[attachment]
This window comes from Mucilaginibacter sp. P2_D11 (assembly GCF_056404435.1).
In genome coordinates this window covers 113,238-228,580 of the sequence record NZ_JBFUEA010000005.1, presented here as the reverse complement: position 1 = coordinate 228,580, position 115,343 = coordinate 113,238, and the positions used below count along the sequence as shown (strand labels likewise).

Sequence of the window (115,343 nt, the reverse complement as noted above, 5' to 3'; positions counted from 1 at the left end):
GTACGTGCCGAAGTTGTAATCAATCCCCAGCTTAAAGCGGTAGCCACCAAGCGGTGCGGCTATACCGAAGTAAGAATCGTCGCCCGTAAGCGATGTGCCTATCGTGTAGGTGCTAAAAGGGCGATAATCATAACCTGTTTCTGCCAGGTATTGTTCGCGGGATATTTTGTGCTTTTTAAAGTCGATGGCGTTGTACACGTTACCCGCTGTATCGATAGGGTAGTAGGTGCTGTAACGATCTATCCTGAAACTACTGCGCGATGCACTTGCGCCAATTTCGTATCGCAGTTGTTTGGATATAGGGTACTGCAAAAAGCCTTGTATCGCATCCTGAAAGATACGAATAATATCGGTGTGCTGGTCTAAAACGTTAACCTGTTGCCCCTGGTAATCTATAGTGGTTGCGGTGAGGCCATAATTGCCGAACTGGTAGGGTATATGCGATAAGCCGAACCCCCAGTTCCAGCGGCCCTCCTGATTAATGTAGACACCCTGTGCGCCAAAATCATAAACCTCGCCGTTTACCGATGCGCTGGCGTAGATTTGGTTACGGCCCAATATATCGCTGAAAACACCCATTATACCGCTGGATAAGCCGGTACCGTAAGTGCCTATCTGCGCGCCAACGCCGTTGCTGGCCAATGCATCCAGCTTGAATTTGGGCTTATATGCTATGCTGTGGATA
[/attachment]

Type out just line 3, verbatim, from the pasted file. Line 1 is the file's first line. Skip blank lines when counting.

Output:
Sequence of the window (115,343 nt, the reverse complement as noted above, 5' to 3'; positions counted from 1 at the left end):